The Income Tax Act[1] contains definitions for various interest rates. These interest rates serve as the basis for interest calculations in income tax in different circumstances and can broadly be categorised into three main areas. Knowing the difference between these different types of interest rates could have a material impact on the amount of interest due or receivable by taxpayers or influence the way in which they structure transactions.

What are the different types of interest rates and when are they applicable? SARS currently distinguishes between two “prescribed rates” and a so-called “official rate of interest”. The prescribed rates are administrative in nature and applicable to tax debts, whereas the official rate of interest is more substantive in nature, setting the baseline against which the reasonability of interest rates to transactions are measured.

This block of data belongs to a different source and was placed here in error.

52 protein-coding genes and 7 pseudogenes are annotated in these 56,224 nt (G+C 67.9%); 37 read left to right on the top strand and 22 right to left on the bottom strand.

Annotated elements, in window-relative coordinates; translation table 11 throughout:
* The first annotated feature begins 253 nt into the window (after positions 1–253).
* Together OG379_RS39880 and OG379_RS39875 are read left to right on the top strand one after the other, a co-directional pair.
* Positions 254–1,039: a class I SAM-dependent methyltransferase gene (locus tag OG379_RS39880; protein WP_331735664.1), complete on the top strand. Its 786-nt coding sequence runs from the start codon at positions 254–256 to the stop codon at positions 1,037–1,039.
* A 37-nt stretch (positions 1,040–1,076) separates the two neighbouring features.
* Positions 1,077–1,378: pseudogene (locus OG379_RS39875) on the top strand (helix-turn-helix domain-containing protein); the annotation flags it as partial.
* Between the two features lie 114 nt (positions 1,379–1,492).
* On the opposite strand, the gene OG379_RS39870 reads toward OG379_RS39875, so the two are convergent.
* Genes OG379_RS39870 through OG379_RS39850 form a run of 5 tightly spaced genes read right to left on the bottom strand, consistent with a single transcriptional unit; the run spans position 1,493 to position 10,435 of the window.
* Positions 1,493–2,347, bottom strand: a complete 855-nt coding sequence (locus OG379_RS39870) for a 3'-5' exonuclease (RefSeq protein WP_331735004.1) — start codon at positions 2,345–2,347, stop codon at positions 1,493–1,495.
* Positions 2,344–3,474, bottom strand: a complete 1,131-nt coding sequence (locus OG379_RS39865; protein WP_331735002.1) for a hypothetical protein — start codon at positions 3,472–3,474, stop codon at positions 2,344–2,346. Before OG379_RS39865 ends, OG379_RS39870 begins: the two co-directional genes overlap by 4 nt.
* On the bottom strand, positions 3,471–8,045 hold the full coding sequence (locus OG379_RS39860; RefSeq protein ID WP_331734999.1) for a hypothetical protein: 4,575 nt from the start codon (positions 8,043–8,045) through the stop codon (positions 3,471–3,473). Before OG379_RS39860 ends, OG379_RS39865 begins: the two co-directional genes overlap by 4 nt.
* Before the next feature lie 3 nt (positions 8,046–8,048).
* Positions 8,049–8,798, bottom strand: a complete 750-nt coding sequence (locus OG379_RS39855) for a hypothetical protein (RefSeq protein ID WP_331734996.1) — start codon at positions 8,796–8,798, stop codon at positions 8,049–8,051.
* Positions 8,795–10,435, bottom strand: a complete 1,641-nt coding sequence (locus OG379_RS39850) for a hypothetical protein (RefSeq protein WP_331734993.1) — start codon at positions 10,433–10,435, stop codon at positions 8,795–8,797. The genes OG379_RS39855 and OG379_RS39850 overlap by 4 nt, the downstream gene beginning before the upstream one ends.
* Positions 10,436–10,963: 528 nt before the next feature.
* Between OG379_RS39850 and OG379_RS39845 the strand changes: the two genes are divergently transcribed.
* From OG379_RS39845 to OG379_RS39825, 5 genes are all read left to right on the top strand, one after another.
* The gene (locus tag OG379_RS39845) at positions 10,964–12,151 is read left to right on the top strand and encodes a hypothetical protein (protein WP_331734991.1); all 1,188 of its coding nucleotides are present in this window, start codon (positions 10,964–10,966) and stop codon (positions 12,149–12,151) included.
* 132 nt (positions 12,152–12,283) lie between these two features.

• First prescribed rate: This is the interest rate applicable to any tax debts due to SARS by taxpayers, or tax refunds due to taxpayers by SARS on successful appeals and certain delayed refunds. The rate is determined by a notice in the Government Gazette in terms of the Public Finance Management Act.[2] Since 1 July 2018, this rate stands at 10% (the highest it has been was 19% during 1999!).
  • Second prescribed rate: This rate is applicable to the overpayment of provisional tax and is linked to the first prescribed rate. Unfortunately, this rate which is only in taxpayers’ favour, is 4 percentage points below the first prescribed rate, therefore currently at 6%.